The chattering class was entranced with candidate Barack Obama. So literate. So polished. So cool. We were assured that his lack of executive experience was irrelevant. After all, he ran a campaign. And then there were his years as a community organizer and Harvard Law Review editor, which showed… well… it showed something about his magnificent intellectual skills. But it turns out he lacks some key abilities — executive leadership, decisiveness, deal-making prowess, flexibility, and basic people skills — that are essential to a successful presidency.
This is not simply the conclusion of conservatives. The entire country witnessed his agonizing decision-making process on the Afghanistan war strategy. Now on health-care reform, his own party is frustrated and dismayed with the non-governing president. As this report notes:
President Barack Obama has left Democrats as confused as ever over how the White House plans to deliver a health care reform bill this year, following two weeks of inconsistent statements, negligible hands-on involvement and a sudden shift to a jobs-first message. Democrats on Capitol Hill and beyond say they have no clear understanding of the White House strategy – or even whether there is one – and are growing impatient with Obama’s reluctance to guide them toward a legislative solution.
…And some Democrats feel that every time they look to White House for clarity, they hear something different, as though the strategy is whatever the president or his top advisers said that day.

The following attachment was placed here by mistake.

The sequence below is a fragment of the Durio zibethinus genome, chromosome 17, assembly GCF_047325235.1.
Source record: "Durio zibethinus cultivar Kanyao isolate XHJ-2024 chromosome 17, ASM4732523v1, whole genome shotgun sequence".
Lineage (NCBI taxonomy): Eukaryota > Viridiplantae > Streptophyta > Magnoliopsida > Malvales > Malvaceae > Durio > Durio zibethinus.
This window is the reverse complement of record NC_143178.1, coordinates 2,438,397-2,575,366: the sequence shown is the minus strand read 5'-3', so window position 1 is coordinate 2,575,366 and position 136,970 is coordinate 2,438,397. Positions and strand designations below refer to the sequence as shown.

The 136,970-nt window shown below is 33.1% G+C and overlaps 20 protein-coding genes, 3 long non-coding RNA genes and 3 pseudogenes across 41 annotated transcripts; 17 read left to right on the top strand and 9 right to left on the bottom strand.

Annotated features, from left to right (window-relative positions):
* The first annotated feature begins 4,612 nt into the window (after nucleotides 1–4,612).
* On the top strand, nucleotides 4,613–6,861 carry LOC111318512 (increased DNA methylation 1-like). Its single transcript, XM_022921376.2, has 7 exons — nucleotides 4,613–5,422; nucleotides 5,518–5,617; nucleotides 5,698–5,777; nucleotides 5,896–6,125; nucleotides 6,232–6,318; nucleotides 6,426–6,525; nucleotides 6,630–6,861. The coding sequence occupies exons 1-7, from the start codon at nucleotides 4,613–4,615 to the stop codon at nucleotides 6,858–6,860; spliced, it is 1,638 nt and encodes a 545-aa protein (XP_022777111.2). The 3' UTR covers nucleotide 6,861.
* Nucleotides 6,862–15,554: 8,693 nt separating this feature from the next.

His floundering is not surprising, considering that Obama never ran a state, a city, or a business, and during his brief time in the U.S. Senate, he was never front-and-center in any significant legislative undertaking. Yes, he’s touted as an author, and he won the presidency (beating two flawed candidates who ran awful campaigns). But it turns out that all this was insufficient preparation to be chief executive and commander in chief.
In 2012, Republicans will look for a standard-bearer to retake the White House. And while a grounding in conservative principles will be essential to winning the nomination, Republican voters might do well to consider what experience and what talents are essential for a successful presidency. They might look for candidates who have done something — other than graduating from Ivy League schools, writing memoirs, and giving frothy speeches. By 2012, the country might be ready for someone who knows how to get something done.